How to Create a Customer-Centric Culture

How to Create a Customer-Centric Culture

A customer-centric culture puts the customer, and not the transaction, at the center of every interaction. As a leader at your dealership, you may have adopted a customer-centric philosophy, but have your service department employees? To be truly successful, customer-centrism needs to become a part of your dealership’s culture. 

Customer-centric: A service philosophy that puts the customer at the center of every interaction, as opposed to the transaction. 

Over the course of eight years, fixed-ops veteran Greg Manson completely transformed 22 different service departments by fostering customer-centric cultures. His unique approach earned buy-in from employees across each service department. Here’s how you can implement Greg’s approach at your dealership:

Form a Cross-Function Team

Begin your customer-centric culture initiative by building a diverse team with individuals from departments across your dealership. You want this team to view the service experience through fresh eyes. These team members need to see the customer’s point of view so they can help others in their respective departments adopt new practices and understand the impact a customer’s experience can have on your dealership.

Get in Character

Gather your team and encourage them to put themselves in the shoes of the service customer. To help team members get in character, Greg handed out hats for employees to wear that said, “Customer” on them. “It just helped,” he recalled. “They got the goal. It helped because we literally wanted them to look at the store through customers’ eyes.”

From the moment employees drive onto the lot you want them thinking as a customer would.

  • Was it easy to schedule the appointment?
  • Is there clear signage to direct them to the service department?
  • What is the first impression of the facility?
  • What questions would a customer have?


Resist the temptation to influence your team’s findings. 

“I needed to turn it over to them and allow the team members to build the customer experience that they would want,” Greg explained.

As your team forms conclusions, instruct them to break down their observations into categories. Here are a few common categories from the teams Greg worked with.

  • Communication
    • The teams usually wanted confirmation after booking an appointment online. Immediate confirmation is the norm in other digital business interactions, so it is expected from the dealership as well. 
    • It occurred to most teams they also desired digital conversation with the dealership. They weren’t interested in picking up the phone.
    • When they drove onto the dealership property, many noticed the need for clear signage to direct them to the service department.
  • Engagement
    • Employees in their “customer” hats generally agreed they wanted immediate and warm acknowledgement when they arrived in the service drive. It didn’t mean they needed to be written up immediately, but they wanted their presence acknowledged.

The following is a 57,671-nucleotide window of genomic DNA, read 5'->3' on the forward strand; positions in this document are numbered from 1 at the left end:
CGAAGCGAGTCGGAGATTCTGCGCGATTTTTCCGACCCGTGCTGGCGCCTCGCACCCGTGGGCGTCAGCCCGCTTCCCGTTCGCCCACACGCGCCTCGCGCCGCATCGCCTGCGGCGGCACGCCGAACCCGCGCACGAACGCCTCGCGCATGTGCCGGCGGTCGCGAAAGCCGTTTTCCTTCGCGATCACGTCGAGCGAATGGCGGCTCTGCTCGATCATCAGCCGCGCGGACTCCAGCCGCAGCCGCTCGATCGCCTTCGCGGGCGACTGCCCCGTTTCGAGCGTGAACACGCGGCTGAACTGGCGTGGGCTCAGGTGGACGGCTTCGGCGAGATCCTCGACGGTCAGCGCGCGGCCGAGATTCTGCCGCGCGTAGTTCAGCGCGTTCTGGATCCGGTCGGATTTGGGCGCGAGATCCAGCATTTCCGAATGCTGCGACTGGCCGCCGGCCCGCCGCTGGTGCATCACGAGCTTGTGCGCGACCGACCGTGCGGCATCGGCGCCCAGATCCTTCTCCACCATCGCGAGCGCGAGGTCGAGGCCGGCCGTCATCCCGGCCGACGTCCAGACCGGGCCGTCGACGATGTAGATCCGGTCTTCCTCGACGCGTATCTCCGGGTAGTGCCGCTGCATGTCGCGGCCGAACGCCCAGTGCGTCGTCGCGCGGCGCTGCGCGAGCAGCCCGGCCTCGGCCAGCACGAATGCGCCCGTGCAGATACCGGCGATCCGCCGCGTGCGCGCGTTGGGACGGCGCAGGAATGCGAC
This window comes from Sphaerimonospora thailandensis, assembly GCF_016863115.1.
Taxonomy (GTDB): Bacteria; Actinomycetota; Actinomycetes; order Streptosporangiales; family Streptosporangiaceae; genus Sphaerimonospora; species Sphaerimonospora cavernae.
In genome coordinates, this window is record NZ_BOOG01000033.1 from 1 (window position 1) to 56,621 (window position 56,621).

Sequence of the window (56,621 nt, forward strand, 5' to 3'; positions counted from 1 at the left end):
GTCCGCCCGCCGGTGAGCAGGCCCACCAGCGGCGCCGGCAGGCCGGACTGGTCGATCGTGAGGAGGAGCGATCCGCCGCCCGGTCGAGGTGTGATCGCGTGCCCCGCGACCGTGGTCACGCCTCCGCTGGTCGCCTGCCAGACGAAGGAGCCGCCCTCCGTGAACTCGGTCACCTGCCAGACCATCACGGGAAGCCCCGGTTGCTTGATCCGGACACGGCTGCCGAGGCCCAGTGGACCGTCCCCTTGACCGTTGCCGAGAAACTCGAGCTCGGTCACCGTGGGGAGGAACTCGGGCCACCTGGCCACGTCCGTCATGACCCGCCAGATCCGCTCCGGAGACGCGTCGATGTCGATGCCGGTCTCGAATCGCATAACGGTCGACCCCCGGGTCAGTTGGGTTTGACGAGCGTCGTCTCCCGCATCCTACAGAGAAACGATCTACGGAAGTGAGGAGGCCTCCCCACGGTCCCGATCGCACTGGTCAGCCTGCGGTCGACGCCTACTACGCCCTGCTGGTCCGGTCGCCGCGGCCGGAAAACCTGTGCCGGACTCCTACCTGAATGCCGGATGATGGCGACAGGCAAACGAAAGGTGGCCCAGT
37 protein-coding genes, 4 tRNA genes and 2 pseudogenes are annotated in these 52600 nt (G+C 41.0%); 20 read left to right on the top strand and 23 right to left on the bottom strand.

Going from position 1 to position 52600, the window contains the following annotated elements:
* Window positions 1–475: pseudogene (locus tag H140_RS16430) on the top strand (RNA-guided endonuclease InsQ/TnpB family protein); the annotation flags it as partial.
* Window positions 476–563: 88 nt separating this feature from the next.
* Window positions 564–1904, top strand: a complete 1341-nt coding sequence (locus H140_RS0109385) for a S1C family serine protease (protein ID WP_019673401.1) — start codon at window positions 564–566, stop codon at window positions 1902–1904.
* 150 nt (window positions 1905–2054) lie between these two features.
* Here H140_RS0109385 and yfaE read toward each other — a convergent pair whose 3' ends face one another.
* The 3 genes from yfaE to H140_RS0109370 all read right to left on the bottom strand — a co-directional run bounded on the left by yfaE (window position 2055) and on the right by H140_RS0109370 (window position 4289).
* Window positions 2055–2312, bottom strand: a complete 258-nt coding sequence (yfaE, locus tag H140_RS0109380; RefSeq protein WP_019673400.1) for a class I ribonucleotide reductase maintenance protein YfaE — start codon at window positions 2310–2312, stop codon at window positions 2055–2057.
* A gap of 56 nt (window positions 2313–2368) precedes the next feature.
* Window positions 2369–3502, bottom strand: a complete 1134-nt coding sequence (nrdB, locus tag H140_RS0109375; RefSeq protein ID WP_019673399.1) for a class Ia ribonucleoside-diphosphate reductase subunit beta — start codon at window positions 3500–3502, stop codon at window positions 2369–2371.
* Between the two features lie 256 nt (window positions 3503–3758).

• Transparency
    • The project teams would almost inevitably conclude customers wanted to know right at check-in what they needed, why they needed it, how much it would cost, and when they would get their vehicle back.


Your goal in this exercise is employee  buy in to a customer-centric philosophy so they, in turn, drive a culture shift in your service department.

After the team you assemble builds their own expectations of what a customer’s experience should be, they will embrace their findings and expect the changes to be implemented. The project group should meet regularly to share their findings, form consensus, and create a roadmap for deployment of their recommendations — be it process updates or facility changes.

Once Greg’s teams were on board and driving change, it was easier to hold them accountable for the transformation and building the culture . “Because these were their ideas, they were more likely to execute on them…and they were the ones sharing with everyone.”

An employee-led shift to customer-centrism shapes cultures well after recommendations are implemented.

Don’t Let Management Get in the Way

As your project team forms its recommendations, make sure management doesn’t squash their ideas — even if they seem silly at first. You want the team to reflect and grow if they fail. If something doesn’t produce the results they intended, you want them to realize it didn’t go as well as they had hoped and find another avenue.

“You need to get the clear buy-in of people not only at the manager level but at the owner-operator level. They need to understand that things didn’t get broken overnight, so they’re not going to be fixed overnight,” Greg shared. If the leadership above the service manager hasn’t bought into this process, it’ll never get off the ground.”


Your customer-centric culture starts when your team members are thinking like customers. Set them up for success by promoting buy-in to the process, starting with the dealer principal. Once your employees have spotted the changes they can make in processes or to the grounds to improve customer experience, let them run with implementation. When the customer experience is at the center of all you do, and the charge is led by your employees, it will help promote accountability to that philosophy across your entire organization.

Let us help you get customer-centric!

As you’re working on your process changes, don’t forget that putting the right technologies in place is another important part of establishing a customer-centric culture. Our technology solutions and your process improvements can create a seamless experience for your customers. From scheduling an appointment to service delivery and the communication in between, it’s all connected. Discover brand new ways to surprise and delight your customer with us.

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